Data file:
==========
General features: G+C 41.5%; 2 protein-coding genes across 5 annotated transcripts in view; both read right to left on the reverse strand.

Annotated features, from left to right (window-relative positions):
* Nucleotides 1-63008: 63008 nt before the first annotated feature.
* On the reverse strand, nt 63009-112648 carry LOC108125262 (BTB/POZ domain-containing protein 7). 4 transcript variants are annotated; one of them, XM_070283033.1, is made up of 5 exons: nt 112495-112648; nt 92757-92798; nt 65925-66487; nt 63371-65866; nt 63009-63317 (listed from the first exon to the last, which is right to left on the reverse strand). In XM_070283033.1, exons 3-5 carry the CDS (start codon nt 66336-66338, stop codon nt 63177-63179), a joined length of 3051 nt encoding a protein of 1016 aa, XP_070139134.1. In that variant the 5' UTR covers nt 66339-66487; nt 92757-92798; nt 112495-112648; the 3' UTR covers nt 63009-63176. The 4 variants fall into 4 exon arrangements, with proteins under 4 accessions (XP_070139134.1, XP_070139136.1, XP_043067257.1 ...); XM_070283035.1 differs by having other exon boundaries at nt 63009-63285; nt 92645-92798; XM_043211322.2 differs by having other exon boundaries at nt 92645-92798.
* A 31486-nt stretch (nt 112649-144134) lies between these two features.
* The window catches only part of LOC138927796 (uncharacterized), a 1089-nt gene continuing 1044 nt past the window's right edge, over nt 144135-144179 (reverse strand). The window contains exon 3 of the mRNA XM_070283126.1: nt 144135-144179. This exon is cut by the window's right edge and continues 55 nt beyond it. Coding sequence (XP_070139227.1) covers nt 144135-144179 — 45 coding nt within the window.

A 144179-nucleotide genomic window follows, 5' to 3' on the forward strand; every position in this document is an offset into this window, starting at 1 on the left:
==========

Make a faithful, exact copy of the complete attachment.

General features: G+C 41.5%; 2 protein-coding genes across 5 annotated transcripts in view; both read right to left on the reverse strand.

Annotated features, from left to right (window-relative positions):
* Nucleotides 1-63008: 63008 nt before the first annotated feature.
* On the reverse strand, nt 63009-112648 carry LOC108125262 (BTB/POZ domain-containing protein 7). 4 transcript variants are annotated; one of them, XM_070283033.1, is made up of 5 exons: nt 112495-112648; nt 92757-92798; nt 65925-66487; nt 63371-65866; nt 63009-63317 (listed from the first exon to the last, which is right to left on the reverse strand). In XM_070283033.1, exons 3-5 carry the CDS (start codon nt 66336-66338, stop codon nt 63177-63179), a joined length of 3051 nt encoding a protein of 1016 aa, XP_070139134.1. In that variant the 5' UTR covers nt 66339-66487; nt 92757-92798; nt 112495-112648; the 3' UTR covers nt 63009-63176. The 4 variants fall into 4 exon arrangements, with proteins under 4 accessions (XP_070139134.1, XP_070139136.1, XP_043067257.1 ...); XM_070283035.1 differs by having other exon boundaries at nt 63009-63285; nt 92645-92798; XM_043211322.2 differs by having other exon boundaries at nt 92645-92798.
* A 31486-nt stretch (nt 112649-144134) lies between these two features.
* The window catches only part of LOC138927796 (uncharacterized), a 1089-nt gene continuing 1044 nt past the window's right edge, over nt 144135-144179 (reverse strand). The window contains exon 3 of the mRNA XM_070283126.1: nt 144135-144179. This exon is cut by the window's right edge and continues 55 nt beyond it. Coding sequence (XP_070139227.1) covers nt 144135-144179 — 45 coding nt within the window.

A 144179-nucleotide genomic window follows, 5' to 3' on the forward strand; every position in this document is an offset into this window, starting at 1 on the left: